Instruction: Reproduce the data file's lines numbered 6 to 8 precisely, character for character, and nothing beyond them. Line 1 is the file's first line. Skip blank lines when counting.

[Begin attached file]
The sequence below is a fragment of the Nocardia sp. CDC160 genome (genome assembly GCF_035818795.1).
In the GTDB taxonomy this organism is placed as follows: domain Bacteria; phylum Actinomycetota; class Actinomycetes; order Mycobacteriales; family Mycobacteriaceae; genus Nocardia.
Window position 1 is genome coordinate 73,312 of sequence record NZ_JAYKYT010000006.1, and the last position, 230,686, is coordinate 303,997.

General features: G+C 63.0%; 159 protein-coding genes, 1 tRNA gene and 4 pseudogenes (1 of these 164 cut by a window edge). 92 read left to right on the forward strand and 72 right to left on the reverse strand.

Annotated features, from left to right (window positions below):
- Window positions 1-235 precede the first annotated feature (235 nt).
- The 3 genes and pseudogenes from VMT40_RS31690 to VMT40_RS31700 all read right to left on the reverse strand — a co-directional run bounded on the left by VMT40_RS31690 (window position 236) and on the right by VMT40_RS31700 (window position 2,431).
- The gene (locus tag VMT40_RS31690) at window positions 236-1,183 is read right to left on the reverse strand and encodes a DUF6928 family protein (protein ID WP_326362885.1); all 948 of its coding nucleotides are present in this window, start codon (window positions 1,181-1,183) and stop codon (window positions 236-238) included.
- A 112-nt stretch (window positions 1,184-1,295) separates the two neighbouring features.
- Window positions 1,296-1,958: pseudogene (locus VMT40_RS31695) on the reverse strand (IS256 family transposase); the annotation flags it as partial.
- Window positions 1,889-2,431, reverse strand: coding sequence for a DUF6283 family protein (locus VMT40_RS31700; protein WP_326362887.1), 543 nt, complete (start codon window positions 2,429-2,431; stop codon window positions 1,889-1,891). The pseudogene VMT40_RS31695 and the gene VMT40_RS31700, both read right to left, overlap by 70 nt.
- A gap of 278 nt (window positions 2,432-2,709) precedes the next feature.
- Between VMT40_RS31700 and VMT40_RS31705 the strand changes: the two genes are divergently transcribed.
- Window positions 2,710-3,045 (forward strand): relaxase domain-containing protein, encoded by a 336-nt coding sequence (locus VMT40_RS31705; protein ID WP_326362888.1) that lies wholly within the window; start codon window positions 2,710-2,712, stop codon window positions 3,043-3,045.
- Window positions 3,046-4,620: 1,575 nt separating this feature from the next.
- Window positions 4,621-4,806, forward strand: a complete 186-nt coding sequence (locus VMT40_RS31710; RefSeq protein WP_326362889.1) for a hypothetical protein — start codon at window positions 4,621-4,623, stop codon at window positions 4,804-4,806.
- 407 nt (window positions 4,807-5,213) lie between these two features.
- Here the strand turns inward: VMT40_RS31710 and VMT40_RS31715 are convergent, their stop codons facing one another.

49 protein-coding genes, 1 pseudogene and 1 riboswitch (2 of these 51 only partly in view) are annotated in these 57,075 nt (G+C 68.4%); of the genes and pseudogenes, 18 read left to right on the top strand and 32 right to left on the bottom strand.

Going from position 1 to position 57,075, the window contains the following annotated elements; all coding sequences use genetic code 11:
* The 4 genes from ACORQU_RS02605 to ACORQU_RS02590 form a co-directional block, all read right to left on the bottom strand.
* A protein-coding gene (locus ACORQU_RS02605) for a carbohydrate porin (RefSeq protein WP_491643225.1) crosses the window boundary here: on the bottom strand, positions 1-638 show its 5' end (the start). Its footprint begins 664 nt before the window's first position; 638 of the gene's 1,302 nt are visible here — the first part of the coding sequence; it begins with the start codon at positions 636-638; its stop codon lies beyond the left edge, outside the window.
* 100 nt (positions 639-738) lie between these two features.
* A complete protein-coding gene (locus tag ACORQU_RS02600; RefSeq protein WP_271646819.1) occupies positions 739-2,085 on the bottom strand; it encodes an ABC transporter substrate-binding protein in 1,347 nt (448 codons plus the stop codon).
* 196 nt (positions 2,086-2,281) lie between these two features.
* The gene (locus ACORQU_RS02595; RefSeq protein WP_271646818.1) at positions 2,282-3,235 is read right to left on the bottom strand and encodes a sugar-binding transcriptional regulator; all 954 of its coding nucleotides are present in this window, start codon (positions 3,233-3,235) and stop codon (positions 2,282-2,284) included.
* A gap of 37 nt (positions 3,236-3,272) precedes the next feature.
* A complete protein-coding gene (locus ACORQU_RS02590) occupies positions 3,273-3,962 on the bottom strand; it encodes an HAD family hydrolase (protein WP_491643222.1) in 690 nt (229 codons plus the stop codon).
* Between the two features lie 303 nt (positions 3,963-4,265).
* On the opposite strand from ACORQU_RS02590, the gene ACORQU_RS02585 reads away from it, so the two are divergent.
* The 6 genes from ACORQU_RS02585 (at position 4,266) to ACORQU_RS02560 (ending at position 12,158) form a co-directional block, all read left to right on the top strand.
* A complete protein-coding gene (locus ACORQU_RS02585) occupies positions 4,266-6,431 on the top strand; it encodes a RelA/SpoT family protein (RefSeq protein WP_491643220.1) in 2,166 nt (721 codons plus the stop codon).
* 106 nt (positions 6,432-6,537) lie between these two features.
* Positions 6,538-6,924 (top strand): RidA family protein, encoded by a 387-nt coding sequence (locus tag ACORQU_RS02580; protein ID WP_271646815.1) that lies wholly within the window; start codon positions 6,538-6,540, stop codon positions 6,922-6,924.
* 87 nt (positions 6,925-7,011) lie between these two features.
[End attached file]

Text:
- Window positions 1-235 precede the first annotated feature (235 nt).
- The 3 genes and pseudogenes from VMT40_RS31690 to VMT40_RS31700 all read right to left on the reverse strand — a co-directional run bounded on the left by VMT40_RS31690 (window position 236) and on the right by VMT40_RS31700 (window position 2,431).
- The gene (locus tag VMT40_RS31690) at window positions 236-1,183 is read right to left on the reverse strand and encodes a DUF6928 family protein (protein ID WP_326362885.1); all 948 of its coding nucleotides are present in this window, start codon (window positions 1,181-1,183) and stop codon (window positions 236-238) included.